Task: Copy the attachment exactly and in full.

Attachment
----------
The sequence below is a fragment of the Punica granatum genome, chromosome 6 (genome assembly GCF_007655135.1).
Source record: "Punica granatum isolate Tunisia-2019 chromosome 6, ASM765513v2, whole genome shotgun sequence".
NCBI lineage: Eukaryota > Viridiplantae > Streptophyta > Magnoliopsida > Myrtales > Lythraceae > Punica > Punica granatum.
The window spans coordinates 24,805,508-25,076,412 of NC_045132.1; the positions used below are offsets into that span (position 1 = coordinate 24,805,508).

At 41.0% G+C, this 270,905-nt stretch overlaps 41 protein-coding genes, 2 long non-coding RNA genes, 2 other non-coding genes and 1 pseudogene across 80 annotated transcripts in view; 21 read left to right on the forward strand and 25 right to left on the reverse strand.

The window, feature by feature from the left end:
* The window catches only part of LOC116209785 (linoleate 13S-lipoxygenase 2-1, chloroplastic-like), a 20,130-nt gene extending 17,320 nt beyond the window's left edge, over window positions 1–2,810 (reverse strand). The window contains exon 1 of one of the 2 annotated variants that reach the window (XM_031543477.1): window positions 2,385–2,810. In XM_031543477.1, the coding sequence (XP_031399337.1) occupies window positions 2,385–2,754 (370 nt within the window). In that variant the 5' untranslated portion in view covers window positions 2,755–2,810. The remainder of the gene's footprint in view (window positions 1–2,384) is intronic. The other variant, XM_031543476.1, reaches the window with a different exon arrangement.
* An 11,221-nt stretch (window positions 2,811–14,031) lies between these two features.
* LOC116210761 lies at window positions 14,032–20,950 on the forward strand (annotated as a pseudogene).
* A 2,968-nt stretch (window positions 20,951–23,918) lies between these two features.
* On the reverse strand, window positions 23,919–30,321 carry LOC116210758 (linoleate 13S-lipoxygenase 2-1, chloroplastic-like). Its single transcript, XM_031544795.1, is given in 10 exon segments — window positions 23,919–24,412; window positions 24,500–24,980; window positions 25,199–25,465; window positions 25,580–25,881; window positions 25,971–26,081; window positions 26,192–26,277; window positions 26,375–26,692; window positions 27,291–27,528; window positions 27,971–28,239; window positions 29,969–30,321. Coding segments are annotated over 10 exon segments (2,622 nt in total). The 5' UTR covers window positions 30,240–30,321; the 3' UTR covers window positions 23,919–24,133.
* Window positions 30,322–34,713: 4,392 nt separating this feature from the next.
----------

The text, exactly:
The sequence below is a fragment of the Punica granatum genome, chromosome 6 (genome assembly GCF_007655135.1).
Source record: "Punica granatum isolate Tunisia-2019 chromosome 6, ASM765513v2, whole genome shotgun sequence".
NCBI lineage: Eukaryota > Viridiplantae > Streptophyta > Magnoliopsida > Myrtales > Lythraceae > Punica > Punica granatum.
The window spans coordinates 24,805,508-25,076,412 of NC_045132.1; the positions used below are offsets into that span (position 1 = coordinate 24,805,508).

At 41.0% G+C, this 270,905-nt stretch overlaps 41 protein-coding genes, 2 long non-coding RNA genes, 2 other non-coding genes and 1 pseudogene across 80 annotated transcripts in view; 21 read left to right on the forward strand and 25 right to left on the reverse strand.

The window, feature by feature from the left end:
* The window catches only part of LOC116209785 (linoleate 13S-lipoxygenase 2-1, chloroplastic-like), a 20,130-nt gene extending 17,320 nt beyond the window's left edge, over window positions 1–2,810 (reverse strand). The window contains exon 1 of one of the 2 annotated variants that reach the window (XM_031543477.1): window positions 2,385–2,810. In XM_031543477.1, the coding sequence (XP_031399337.1) occupies window positions 2,385–2,754 (370 nt within the window). In that variant the 5' untranslated portion in view covers window positions 2,755–2,810. The remainder of the gene's footprint in view (window positions 1–2,384) is intronic. The other variant, XM_031543476.1, reaches the window with a different exon arrangement.
* An 11,221-nt stretch (window positions 2,811–14,031) lies between these two features.
* LOC116210761 lies at window positions 14,032–20,950 on the forward strand (annotated as a pseudogene).
* A 2,968-nt stretch (window positions 20,951–23,918) lies between these two features.
* On the reverse strand, window positions 23,919–30,321 carry LOC116210758 (linoleate 13S-lipoxygenase 2-1, chloroplastic-like). Its single transcript, XM_031544795.1, is given in 10 exon segments — window positions 23,919–24,412; window positions 24,500–24,980; window positions 25,199–25,465; window positions 25,580–25,881; window positions 25,971–26,081; window positions 26,192–26,277; window positions 26,375–26,692; window positions 27,291–27,528; window positions 27,971–28,239; window positions 29,969–30,321. Coding segments are annotated over 10 exon segments (2,622 nt in total). The 5' UTR covers window positions 30,240–30,321; the 3' UTR covers window positions 23,919–24,133.
* Window positions 30,322–34,713: 4,392 nt separating this feature from the next.